The warm soap solution, at a temperature of about 100 to about 120 F., was circulated through a conventional mills, such as a Lightning Mixer, to warm the mill and then the mill was brought up to speed and the hot fluent blend of asphalt and extender oil, at a temperature of about 150 to about 180 F., was slowly added to the soap solution and emulsified in the mill. The pH of the emulsion was adjusted, if necessary to about 2 to 4. The concentrated emulsion (about 60% non-volatiles) was discharged at a temperature of about 130-160 F. These emulsions were stable for extended periods and produced effective and long-lasting dust suppression when diluted with water and applied by spraying to dirt and gravel roads and other substrates similarly prone to evolution of fugitive dust.

For field application to substrates it is usually convenient to dilute the concentrated emulsion. A typical dilution ratio is about 3:1 water:concentrate, but any convenient dilution may be used. For substrates subject to no more than light traffic, application rates of about 0.5 to about 1 gallon of diluted emulsion containing about 15 percent by weight non-volatiles, or corresponding amounts of non-volatiles at other dilutions, per square yard of substrate have usually been found preferable to give a good balance of effectiveness, durability and cost; such treatments have been found to typically remain effective for about 8-10 weeks. More or less can be advantageously applied in suitable circumstances; for example, on mine haul roads or other dirt or gravel roads subject to heavy traffic, heavier applications, e.g., about double those indicated for light traffic situations, will usually be advantageous. Application is ordinarily by means of conventional spraying equipment.

The asphalt-oil blend of this invention typically penetrates the surface of the substrate and does not ordinarily form the hard surface crust typically found when high viscosity asphalts are used, which is thought to contribute to the longer period of effectiveness of the treatment of the present invention as compared to treatments using high viscosity asphalts.

Numerous variations and modifications of the invention as described herein in detail will be apparent to those skilled in the art and are intended to be comprehended by the present description and claims.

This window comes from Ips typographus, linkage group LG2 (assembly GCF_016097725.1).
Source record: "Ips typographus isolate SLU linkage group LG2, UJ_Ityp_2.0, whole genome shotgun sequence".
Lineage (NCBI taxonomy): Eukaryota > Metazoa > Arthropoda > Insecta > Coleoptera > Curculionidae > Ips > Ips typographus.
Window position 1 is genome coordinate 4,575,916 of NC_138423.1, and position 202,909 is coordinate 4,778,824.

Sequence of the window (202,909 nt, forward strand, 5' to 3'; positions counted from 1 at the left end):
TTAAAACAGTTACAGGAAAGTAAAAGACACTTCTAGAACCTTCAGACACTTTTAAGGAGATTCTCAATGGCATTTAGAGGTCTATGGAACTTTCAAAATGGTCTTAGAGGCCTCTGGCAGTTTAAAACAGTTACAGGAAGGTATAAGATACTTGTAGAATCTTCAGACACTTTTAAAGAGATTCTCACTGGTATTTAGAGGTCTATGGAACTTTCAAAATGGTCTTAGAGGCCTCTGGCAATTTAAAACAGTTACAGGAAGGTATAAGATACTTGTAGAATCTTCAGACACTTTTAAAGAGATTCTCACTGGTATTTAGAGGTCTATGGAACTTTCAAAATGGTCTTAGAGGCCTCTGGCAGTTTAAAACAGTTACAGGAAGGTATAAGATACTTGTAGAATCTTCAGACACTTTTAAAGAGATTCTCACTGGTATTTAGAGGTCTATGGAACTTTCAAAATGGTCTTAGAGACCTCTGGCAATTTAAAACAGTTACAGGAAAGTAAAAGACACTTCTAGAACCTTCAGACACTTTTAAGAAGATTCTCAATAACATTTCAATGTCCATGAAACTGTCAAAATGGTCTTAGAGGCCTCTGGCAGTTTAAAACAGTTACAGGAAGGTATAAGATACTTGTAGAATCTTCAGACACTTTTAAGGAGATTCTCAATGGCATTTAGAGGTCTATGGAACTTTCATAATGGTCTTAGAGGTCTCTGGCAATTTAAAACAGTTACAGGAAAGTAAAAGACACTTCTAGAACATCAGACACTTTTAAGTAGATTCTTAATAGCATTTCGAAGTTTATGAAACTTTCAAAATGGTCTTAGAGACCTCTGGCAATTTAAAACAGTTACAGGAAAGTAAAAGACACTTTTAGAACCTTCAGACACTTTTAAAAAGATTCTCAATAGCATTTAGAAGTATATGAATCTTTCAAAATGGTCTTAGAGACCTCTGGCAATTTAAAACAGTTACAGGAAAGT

Patent Citations
Cited PatentFiling datePublication dateApplicantTitle
US1995598 *Sep 2, 1932Mar 26, 1935Standard Oil Dev CoDust fixative
US2797169 *May 11, 1953Jun 25, 1957California Research CorpNon-dusting asphaltic coatings
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Non-Patent Citations
Reference
1"Description of Types of Petroleum Extender Oils", ANSI/ASTM D2226-70 (reapproved 1975), pp. 548, 549.
2 *Coherex Dust Control Manuel, Witco, pp. 1 23 (20803).
3Coherex Dust Control Manuel, Witco, pp. 1-23 (20803).
4 *Description of Types of Petroleum Extender Oils , ANSI/ASTM D2226 70 (reapproved 1975), pp. 548, 549.
Referenced by
Citing PatentFiling datePublication dateApplicantTitle
US4780143 *Apr 24, 1987Oct 25, 1988Betz Laboratories, Inc.Methods for suppressing cement clinker dust emissions
US4780233 *Sep 4, 1987Oct 25, 1988Betz Laboratories, Inc.Dust suppression methods and compositions
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Classifications
U.S. Classification404/76, 252/88.1, 404/75, 106/277
International ClassificationC08L95/00
Cooperative ClassificationC08L95/005
European ClassificationC08L95/00B
Legal Events
DateCodeEventDescription
Aug 28, 1985ASAssignment
Owner name: OWENS CORNING FIBERGLAS CORPORATION, A CORP. OF DE
Free format text: ASSIGNMENT OF ASSIGNORS INTEREST.;ASSIGNORS:PATIL, BHALCHANDRA B.;WHITE, J. MATTHEW;REEL/FRAME:004445/0791
Effective date: 19850805
Nov 13, 1986ASAssignment
Owner name: WILMINGTON TRUST COMPANY, DELAWARE
Free format text: SECURITY INTEREST;ASSIGNOR:OWENS-CORNING FIBERGLAS CORPORATION;REEL/FRAME:004652/0351
Effective date: 19861103
Owner name: WADE, WILLIAM, J., DELAWARE
Free format text: SECURITY INTEREST;ASSIGNOR:OWENS-CORNING FIBERGLAS CORPORATION;REEL/FRAME:004652/0351
Effective date: 19861103
Jul 31, 1987ASAssignment
Owner name: OWENS-CORNING FIBERGLAS CORPORATION, A CORP. OF DE
Free format text: TERMINATION OF SECURITY AGREEMENT RECORDED NOV. 13, 1986. REEL 4652 FRAMES 351-420;ASSIGNORS:WILMINGTON TRUST COMPANY, A DE. BANKING CORPORATION;WADE, WILLIAM J. (TRUSTEES);REEL/FRAME:004903/0501
Effective date: 19870730
Jul 27, 1989FPAYFee payment
Year of fee payment: 4
Mar 16, 1992ASAssignment
Owner name: OWENS-CORNING FIBERGLAS TECHNOLOGY INC., ILLINOIS
Free format text: ASSIGNMENT OF ASSIGNORS INTEREST.;ASSIGNOR:OWENS-CORNING FIBERGLAS CORPORATION, A CORP. OF DE;REEL/FRAME:006041/0175
Effective date: 19911205
Sep 21, 1993REMIMaintenance fee reminder mailed
Nov 10, 1993REMIMaintenance fee reminder mailed
Feb 20, 1994LAPSLapse for failure to pay maintenance fees
May 3, 1994FPExpired due to failure to pay maintenance fee
Effective date: 19930220